On Sunday, April 21, I got my two 2lb. packages. My wife was kind enough to allow me to keep them in the kitchen even though they buzzed louder and louder as they warmed up in the house. I was waiting until the evening to install the bees as they're less likely to try to find a new home if it's starting to get dark when they're installed.
My son thought the bees were pretty neat once he understood that they couldn't get out of the box to sting him.
I installed the bees into two medium boxes each. I also fed them a 1:1 sugar syrup to try to stimulate brood rearing. They have plenty of capped honey from last year so I didn't bother to cook up 2:1 sugar syrup (making it easier for the bees to get the sugar).
I forgot to add my pollen patty, but they have a few frames of pollen in each hive so it's probably unnecessary. I'll add a pollen patty when I check for brood in a week to make sure the queen is laying.
I also managed to mark my queens for the first time this year! I released the queen into the queen marking tube (seen below) and gently pushed her up against the screen with the foam plunger until she stopped moving around. Then I realized that I'd forgotten to open the paint marker! I had to work for a while to get the shrink-wrapping off the pen at which point I realized the paint wouldn't flow even after shaking the pen vigorously and trying to follow the little pictographic instructions on the side. Of course, the entire time, I was trying to keep the queen warm in the marking tube without accidentally dropping her!
Finally, I sucked on the end of the pen through my veil, and while I got a mouthful of paint (which I spit promptly back onto the veil), the paint was flowing and I dabbed a conservative dot on the queen's thorax. She was still moving around vigorously, and the temperature was above 40F, so I don't think my learning experience caused any harm.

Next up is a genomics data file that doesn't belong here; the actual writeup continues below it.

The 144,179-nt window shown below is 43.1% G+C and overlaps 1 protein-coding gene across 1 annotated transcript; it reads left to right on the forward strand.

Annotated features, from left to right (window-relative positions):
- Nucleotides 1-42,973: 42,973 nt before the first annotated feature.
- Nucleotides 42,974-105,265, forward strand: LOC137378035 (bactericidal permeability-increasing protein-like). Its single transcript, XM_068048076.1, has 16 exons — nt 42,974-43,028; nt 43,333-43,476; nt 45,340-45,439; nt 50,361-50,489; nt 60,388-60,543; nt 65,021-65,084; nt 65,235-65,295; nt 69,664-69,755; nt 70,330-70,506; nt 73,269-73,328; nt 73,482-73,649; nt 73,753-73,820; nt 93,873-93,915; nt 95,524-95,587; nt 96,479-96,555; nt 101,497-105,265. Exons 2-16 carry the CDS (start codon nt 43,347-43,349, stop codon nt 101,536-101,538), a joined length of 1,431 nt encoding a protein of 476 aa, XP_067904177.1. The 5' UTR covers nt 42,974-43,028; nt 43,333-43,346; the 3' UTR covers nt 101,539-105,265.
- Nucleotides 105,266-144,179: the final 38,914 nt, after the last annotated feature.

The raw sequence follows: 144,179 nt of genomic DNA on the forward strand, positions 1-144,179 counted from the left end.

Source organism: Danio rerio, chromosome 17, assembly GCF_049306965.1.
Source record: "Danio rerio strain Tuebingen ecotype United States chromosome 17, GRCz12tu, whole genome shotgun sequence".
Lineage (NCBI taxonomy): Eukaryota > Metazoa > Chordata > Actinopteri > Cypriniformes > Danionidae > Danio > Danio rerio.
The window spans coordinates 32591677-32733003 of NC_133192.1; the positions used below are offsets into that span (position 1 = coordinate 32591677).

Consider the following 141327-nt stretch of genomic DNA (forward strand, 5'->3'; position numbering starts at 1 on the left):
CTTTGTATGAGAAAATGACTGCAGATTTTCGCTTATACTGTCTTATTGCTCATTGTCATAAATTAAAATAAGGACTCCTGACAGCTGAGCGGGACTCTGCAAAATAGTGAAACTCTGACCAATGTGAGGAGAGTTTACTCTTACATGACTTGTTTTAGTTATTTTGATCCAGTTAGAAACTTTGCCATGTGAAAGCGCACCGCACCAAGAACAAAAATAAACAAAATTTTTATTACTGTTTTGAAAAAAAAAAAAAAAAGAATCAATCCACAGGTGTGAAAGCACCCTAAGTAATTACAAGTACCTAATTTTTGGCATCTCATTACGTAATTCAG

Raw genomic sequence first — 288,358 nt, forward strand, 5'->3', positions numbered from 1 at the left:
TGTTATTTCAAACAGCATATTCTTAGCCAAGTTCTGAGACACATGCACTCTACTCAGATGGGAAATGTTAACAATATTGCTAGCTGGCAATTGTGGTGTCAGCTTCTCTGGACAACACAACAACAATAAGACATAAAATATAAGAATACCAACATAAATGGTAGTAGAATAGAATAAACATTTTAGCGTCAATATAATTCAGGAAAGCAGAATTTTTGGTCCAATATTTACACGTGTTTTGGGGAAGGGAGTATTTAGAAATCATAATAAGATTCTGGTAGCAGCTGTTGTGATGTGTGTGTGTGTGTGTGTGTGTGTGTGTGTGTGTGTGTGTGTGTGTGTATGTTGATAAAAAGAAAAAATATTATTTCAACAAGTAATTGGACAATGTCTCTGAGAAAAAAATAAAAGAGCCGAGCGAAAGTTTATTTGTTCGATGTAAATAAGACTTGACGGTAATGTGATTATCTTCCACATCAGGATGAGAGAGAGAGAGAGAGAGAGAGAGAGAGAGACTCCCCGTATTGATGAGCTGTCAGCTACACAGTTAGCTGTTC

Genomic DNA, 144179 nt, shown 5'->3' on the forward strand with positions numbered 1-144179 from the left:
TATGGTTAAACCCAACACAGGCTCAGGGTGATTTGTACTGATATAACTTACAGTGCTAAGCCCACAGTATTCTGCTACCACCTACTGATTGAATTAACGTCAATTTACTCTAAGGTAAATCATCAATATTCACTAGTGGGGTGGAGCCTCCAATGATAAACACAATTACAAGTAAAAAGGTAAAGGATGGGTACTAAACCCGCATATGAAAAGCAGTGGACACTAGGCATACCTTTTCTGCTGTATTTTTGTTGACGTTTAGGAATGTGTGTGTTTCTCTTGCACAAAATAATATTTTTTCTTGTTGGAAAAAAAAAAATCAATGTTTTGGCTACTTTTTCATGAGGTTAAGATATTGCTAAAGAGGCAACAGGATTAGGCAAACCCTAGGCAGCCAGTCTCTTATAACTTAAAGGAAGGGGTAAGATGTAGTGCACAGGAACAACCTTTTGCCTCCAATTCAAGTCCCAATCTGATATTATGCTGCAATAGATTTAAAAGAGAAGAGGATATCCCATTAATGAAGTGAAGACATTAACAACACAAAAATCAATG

Here's a picture of the first marked queen with the rest of her hive in the background. I'm not quite comfortable yet beekeeping with bare hands as I tend to flinch every time a bee lands on my fingers, so I found the tight gloves to be really helpful. They might stop a light sting, but it was too chilly for the bees to be trying to sting me anyway so I'm not sure any bees actually tried.
I gave each hive two frames of warm (room temperature) capped honey that I uncapped for them, and a gallon of 1:1 sugar water to help stimulate egg laying activity. Just as I was finishing up, it started raining pretty strongly, so I didn't get a chance to take more pictures, but the hives now have two boxes of drawn comb (with about 8 frames of honey each) and an empty box for feeding on top.
I'm getting close to finishing my hive scale. I could throw it outside now, but I've got four weeks until the Maker Faire deadline, and I'm still working on adding transmission to stathat as well as thingspeak. I'd also like to track down why my sensors are reporting 85C sometimes (I suspect they're resetting and need slightly more power). I have strong plans to install the system two weekends from now at the Acreage.